“And it is a journey that, although at times bordering on surreal, often echoes the very real feelings of anyone who has ever been unsure of their place in this world.”
On the surface, Inside Llewyn Davis appears to be a straightforward tale of an aimless man. But by the film’s closing scene, it is clear that the Coen’s have crafted a story not only complex in meaning, but one that also serves as an homage to nearly all of their film oeuvre.
Llewyn Davis began his musical career as one half of the Timlin and Davis duo. After Timlin’s suicide, Davis struggles to make a name for himself as a solo act, and is stuck playing the same small venues while also drifting from couch to couch, never able to stay in one place for more than a few days. As Davis leaves his most recent residence, the apartment of Mitch and Lillian Gorfein, he is followed by the Gorfein’s cat. Unable to re-enter their home, Davis gains a traveling companion as he makes his way to the apartment of fellow folk musicians Jim and Jean.
It is at Jim and Jean’s home that most of Davis’ insecurities, failures and flaws are revealed. It is clear that he often makes poor decisions, not fully considering their impact on anyone—including himself. While Jean adds even more troubles to Davis’ already bleak agenda, Jim provides him with a spot of hope with an offer to work on his newest song, “Please Mr. Kennedy.” At the song’s recording, Davis meets another musician, Al Cody, who also provides him with a potential career opportunity, as long as he doesn’t mind driving to Chicago with some of Cody’s acquaintances.
Davis clearly relies on other people to get him where he wants to be, and that’s partly because he doesn’t really know where he wants to be. He thinks he desires success as a folk singer, but his journey throughout the film suggests that he is only focusing on this life because he has not taken the time to consider any other life. Davis is not an instantly likeable protagonist, and his couch-hopping antics soon become annoying. In lesser hands, the film would likely fizzle before the first act. This film does not. The trajectory of Inside Llewyn Davis is echoed in Jim’s quirky song. While Davis and Jim are lead guitarists/singers of the song, Al Cody provides seemingly random “sound effects.” The practice version of the song first confuses Davis, but soon he catches on, and as the trio performs the odd tune, it goes from strange and slightly annoying to catchy and engrossing.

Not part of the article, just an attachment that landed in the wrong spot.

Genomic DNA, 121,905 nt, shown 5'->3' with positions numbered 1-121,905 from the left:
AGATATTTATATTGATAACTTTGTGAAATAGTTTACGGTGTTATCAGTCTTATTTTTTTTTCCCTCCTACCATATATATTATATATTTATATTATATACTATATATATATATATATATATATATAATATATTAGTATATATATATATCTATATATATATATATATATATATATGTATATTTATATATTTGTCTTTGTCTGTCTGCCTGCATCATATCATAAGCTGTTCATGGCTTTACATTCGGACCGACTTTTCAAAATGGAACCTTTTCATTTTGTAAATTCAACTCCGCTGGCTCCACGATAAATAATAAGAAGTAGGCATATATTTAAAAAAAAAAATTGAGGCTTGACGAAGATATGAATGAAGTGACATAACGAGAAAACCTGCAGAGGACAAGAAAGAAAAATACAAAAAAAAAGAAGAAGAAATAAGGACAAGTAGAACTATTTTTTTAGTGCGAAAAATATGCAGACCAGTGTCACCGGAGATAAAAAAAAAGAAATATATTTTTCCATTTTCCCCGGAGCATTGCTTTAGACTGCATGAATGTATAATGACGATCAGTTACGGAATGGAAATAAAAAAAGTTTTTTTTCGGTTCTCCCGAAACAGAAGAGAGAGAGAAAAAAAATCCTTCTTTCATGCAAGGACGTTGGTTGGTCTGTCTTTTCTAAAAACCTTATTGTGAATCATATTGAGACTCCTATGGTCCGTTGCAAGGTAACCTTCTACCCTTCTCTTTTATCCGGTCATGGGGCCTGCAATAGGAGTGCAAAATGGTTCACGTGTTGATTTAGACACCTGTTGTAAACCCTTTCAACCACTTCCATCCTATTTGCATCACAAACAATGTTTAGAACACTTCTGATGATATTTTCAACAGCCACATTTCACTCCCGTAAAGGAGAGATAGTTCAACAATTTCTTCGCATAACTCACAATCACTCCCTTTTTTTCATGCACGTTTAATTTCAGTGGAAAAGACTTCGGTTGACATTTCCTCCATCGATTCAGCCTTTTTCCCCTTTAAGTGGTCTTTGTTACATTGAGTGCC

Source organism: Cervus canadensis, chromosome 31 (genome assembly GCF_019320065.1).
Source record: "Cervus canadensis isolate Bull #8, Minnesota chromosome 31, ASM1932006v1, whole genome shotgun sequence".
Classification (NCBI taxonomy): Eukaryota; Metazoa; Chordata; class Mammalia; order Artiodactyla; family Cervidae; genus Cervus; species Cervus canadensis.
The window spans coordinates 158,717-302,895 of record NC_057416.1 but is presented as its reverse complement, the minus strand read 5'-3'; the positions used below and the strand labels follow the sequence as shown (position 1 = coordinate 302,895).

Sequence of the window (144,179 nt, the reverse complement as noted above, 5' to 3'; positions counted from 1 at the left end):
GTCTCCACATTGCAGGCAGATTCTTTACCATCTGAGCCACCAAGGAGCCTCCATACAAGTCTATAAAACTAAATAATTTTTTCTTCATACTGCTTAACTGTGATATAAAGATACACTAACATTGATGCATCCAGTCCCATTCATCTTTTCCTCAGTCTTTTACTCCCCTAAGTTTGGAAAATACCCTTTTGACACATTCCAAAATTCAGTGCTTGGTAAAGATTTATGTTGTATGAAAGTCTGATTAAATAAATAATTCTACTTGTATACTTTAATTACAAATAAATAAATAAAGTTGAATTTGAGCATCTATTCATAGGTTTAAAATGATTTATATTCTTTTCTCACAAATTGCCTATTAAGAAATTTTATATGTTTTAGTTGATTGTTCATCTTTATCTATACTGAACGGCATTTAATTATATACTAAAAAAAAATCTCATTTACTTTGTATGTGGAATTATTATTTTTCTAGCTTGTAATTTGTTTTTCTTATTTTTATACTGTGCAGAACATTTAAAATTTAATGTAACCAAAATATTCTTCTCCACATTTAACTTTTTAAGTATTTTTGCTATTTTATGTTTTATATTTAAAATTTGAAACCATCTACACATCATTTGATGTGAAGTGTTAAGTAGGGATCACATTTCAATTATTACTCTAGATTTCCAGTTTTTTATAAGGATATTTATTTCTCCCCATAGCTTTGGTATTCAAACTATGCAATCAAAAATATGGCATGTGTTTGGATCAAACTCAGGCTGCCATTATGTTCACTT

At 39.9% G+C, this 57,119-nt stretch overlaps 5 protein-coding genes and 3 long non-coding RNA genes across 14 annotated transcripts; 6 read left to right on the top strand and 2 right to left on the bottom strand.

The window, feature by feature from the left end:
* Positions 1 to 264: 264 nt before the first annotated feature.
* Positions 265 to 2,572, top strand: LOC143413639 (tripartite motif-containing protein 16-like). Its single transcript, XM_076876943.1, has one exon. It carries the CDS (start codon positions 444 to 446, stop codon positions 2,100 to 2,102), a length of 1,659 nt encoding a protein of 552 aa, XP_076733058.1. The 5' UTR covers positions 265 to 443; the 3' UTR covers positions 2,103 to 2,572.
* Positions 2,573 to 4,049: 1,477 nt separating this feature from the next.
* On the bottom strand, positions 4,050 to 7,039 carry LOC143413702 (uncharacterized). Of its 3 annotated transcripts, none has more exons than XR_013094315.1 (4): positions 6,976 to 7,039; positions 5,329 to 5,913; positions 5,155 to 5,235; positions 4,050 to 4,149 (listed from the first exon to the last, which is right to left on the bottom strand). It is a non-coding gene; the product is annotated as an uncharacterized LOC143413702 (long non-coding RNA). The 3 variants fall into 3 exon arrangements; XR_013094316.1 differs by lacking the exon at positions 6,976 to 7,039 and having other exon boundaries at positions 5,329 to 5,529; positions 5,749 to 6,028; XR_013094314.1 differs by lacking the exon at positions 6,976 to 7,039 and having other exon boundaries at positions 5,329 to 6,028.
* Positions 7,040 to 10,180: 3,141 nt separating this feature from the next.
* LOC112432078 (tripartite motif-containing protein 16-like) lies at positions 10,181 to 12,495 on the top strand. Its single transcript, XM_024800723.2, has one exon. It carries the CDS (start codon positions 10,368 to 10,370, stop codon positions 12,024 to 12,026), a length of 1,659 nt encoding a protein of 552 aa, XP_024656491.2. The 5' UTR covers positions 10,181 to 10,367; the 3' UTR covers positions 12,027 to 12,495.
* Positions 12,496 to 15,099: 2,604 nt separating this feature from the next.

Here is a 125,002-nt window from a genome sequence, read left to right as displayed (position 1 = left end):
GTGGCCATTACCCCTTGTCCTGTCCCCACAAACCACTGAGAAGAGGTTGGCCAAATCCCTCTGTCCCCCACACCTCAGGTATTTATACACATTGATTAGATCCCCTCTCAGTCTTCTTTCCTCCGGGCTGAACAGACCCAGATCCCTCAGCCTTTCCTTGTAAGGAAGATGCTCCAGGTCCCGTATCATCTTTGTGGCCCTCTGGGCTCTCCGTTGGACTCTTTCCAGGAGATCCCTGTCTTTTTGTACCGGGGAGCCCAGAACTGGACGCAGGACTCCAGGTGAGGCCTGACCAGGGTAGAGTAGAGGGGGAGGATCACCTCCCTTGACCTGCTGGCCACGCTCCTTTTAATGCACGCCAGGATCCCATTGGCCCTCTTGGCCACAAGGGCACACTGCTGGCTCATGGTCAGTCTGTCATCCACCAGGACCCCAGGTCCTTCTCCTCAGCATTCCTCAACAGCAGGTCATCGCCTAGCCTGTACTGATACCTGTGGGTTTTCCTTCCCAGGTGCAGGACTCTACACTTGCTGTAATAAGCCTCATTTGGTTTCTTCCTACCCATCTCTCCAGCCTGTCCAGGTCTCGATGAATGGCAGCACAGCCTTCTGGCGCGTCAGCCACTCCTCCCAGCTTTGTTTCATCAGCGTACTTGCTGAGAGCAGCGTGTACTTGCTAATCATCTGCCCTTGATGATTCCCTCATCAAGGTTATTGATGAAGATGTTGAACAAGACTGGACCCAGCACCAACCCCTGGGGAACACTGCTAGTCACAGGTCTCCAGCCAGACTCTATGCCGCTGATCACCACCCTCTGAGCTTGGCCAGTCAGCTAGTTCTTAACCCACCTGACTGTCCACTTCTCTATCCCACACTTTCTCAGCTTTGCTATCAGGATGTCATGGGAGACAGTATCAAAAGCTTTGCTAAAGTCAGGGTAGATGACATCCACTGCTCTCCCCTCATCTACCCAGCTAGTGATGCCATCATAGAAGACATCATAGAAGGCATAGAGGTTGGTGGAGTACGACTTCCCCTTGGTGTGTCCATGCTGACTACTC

After this scene, the film becomes equally engrossing, particularly when Davis goes on his road trip with Cody’s friends, the verbose Roland Turner and the silently mysterious Johnny Five. It is also during this trip that the connections to other Coen works become clearer. By the end of the film, fans of the Coens will likely have a list of Coen references and similarities. There are shades of O, Brother, Where Art Thou?, sprinkled with dashes of Barton Fink. If Llewyn Davis were a film about a Motown artist rather than a folk musician, it is likely that “It’s the Same Old Song,” the recurring tune of Blood Simple., would be part of its soundtrack.
While knowledge of past Coen films adds richness to the experience of watching Llewyn Davis, it is not required to enjoy the depth of the film. The audience is introduced to Davis at a pivotal time in his life, a time where he only has two choices: Continue his aimless existence and repeat his mistakes, or accept that life does have more than one choice. His journey in making that choice is filled with just about every emotion: sadness, hopelessness, disgust, anger, relief, and love. And it is a journey that, although at times bordering on surreal, often echoes the very real feelings of anyone who has ever been unsure of their place in this world.
Review by Bethany Rose, Contributing Film Critic